Restorative practices – it's good to talk

Written by: Nicola Preston | Published:
Social Discipline Window: Restorative practice involves doing things with pupils, rather than to or for them. This requires high levels of control and limit-setting and high levels of support, encouragement and nurture (Wachtel T & McCold P, 2000)

Restorative justice practices involve working with pupils to resolve the conflicts that often occur during daily school life. Teacher and SENCO Nicola Preston explains more about the approach

As the whistle blows for the children to come in from lunch break a dispute is taking place at the edge of the playground. The children line up to come back in to school for their afternoon learning, but Simon (both students' names have been changed in this article) takes himself off to the other side of the school field and starts hitting the fence with a stick.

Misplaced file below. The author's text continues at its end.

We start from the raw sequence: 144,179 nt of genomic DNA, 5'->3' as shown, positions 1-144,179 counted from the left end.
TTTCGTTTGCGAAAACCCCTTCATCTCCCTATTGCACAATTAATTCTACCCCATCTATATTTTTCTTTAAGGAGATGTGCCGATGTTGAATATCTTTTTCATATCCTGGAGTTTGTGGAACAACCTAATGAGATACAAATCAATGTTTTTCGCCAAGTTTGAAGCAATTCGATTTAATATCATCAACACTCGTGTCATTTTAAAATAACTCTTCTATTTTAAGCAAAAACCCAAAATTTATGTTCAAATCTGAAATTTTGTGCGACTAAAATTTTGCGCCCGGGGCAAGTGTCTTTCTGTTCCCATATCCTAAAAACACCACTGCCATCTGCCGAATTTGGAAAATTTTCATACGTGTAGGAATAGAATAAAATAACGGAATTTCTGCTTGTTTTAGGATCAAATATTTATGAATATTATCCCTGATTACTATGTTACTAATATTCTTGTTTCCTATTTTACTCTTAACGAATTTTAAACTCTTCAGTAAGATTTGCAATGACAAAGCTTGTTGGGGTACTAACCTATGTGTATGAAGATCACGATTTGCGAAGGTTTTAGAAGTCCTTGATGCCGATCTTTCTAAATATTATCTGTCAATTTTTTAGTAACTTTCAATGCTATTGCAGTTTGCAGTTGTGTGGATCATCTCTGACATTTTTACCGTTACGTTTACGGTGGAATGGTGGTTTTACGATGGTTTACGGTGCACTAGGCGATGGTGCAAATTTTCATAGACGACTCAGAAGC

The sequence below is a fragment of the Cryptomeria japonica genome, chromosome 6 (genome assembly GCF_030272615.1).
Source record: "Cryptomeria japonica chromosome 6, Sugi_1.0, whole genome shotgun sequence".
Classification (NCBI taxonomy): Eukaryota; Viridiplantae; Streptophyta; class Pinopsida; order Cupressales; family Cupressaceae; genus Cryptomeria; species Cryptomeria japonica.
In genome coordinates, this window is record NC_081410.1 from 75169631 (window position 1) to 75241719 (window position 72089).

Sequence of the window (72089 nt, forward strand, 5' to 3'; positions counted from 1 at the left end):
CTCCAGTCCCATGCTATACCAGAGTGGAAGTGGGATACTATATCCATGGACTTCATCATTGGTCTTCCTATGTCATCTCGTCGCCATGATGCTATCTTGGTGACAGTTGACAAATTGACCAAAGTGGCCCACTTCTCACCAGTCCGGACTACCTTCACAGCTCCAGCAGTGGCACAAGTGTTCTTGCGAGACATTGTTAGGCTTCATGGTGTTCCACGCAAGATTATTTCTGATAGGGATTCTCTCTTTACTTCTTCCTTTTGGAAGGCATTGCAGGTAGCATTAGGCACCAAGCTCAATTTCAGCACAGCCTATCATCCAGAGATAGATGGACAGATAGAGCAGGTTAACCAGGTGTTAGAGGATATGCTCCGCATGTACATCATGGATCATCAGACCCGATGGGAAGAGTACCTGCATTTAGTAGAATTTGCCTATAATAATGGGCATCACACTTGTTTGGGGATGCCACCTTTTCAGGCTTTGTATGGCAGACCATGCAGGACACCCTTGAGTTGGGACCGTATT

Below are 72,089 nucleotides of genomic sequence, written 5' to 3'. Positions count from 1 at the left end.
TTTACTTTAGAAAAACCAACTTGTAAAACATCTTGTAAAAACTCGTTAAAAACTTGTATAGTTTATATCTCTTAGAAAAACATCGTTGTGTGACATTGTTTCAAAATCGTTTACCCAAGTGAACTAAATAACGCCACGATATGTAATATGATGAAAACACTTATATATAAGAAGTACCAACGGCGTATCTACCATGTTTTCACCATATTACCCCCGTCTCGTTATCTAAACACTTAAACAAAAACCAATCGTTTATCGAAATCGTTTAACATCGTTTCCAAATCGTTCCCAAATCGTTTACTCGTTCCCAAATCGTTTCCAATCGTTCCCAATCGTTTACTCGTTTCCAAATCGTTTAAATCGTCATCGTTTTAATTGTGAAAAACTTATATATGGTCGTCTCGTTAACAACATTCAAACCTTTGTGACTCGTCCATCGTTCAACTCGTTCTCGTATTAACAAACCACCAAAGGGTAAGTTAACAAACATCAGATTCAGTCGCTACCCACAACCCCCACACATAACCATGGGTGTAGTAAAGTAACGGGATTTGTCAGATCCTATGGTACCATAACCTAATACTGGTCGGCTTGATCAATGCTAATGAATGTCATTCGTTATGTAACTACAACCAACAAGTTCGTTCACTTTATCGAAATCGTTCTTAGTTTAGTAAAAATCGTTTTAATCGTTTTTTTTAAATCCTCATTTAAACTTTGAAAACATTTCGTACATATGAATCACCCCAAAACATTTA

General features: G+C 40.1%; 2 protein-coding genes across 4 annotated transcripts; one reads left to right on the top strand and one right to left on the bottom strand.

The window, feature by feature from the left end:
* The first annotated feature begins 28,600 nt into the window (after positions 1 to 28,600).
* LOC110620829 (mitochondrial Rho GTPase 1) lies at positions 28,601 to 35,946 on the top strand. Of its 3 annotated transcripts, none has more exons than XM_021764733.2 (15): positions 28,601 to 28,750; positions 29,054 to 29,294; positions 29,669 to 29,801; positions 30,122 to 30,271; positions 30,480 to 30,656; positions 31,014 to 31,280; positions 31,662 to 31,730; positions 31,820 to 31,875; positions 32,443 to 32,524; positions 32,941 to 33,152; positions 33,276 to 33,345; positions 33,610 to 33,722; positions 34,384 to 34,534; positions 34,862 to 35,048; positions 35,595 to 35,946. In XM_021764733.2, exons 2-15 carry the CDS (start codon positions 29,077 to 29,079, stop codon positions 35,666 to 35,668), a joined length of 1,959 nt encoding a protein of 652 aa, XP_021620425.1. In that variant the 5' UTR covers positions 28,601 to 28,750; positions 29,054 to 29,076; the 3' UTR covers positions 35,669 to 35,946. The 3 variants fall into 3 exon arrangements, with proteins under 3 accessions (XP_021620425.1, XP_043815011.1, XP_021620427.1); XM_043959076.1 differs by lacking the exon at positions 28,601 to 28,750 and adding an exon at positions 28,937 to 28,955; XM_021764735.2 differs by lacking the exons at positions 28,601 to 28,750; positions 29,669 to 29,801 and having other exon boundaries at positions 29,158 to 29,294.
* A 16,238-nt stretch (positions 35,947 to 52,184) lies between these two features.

Nothing unusual here but the response to this behaviour at Charles Warren Academy is underpinned by restorative practices and this is changing the culture and climate across the school for pupils, staff and families.

A teaching assistant walks over to Simon and begins to talk to him. She asks Simon what happened without trying to get him back into school or asking the "why" question.

He angrily shouts that John was not following the rules in their game of tag and tagged him when he had clearly said he was not playing anymore, so he pushed him back.

The teaching assistant asks him how he is feeling about this and what needs to be done to sort things out. He says he is angry and that John should have followed the rules.